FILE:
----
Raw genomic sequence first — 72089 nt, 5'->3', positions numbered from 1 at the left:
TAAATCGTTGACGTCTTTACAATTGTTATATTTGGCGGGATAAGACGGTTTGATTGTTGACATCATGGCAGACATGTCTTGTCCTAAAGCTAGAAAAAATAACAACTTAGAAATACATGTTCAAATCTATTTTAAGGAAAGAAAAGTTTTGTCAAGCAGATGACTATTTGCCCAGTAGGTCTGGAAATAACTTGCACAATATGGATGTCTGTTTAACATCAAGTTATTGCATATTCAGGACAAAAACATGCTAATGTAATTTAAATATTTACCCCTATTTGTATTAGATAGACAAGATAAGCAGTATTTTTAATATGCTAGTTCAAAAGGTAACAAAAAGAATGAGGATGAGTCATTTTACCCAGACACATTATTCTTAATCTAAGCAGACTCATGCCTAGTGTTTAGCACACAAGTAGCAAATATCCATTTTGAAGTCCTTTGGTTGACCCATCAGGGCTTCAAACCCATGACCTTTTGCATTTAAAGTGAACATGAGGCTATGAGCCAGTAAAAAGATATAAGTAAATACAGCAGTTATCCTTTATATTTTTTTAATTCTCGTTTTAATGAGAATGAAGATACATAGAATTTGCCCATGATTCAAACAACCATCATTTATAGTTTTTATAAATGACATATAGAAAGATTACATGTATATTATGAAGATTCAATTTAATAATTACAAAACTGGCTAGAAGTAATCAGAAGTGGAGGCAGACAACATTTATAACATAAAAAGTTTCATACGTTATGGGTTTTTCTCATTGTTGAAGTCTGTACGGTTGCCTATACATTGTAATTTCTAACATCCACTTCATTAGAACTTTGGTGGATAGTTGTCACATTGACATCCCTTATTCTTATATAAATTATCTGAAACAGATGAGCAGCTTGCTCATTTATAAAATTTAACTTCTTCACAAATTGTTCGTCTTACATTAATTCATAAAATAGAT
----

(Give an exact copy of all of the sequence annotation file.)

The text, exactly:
Raw genomic sequence first — 72089 nt, 5'->3', positions numbered from 1 at the left:
TAAATCGTTGACGTCTTTACAATTGTTATATTTGGCGGGATAAGACGGTTTGATTGTTGACATCATGGCAGACATGTCTTGTCCTAAAGCTAGAAAAAATAACAACTTAGAAATACATGTTCAAATCTATTTTAAGGAAAGAAAAGTTTTGTCAAGCAGATGACTATTTGCCCAGTAGGTCTGGAAATAACTTGCACAATATGGATGTCTGTTTAACATCAAGTTATTGCATATTCAGGACAAAAACATGCTAATGTAATTTAAATATTTACCCCTATTTGTATTAGATAGACAAGATAAGCAGTATTTTTAATATGCTAGTTCAAAAGGTAACAAAAAGAATGAGGATGAGTCATTTTACCCAGACACATTATTCTTAATCTAAGCAGACTCATGCCTAGTGTTTAGCACACAAGTAGCAAATATCCATTTTGAAGTCCTTTGGTTGACCCATCAGGGCTTCAAACCCATGACCTTTTGCATTTAAAGTGAACATGAGGCTATGAGCCAGTAAAAAGATATAAGTAAATACAGCAGTTATCCTTTATATTTTTTTAATTCTCGTTTTAATGAGAATGAAGATACATAGAATTTGCCCATGATTCAAACAACCATCATTTATAGTTTTTATAAATGACATATAGAAAGATTACATGTATATTATGAAGATTCAATTTAATAATTACAAAACTGGCTAGAAGTAATCAGAAGTGGAGGCAGACAACATTTATAACATAAAAAGTTTCATACGTTATGGGTTTTTCTCATTGTTGAAGTCTGTACGGTTGCCTATACATTGTAATTTCTAACATCCACTTCATTAGAACTTTGGTGGATAGTTGTCACATTGACATCCCTTATTCTTATATAAATTATCTGAAACAGATGAGCAGCTTGCTCATTTATAAAATTTAACTTCTTCACAAATTGTTCGTCTTACATTAATTCATAAAATAGAT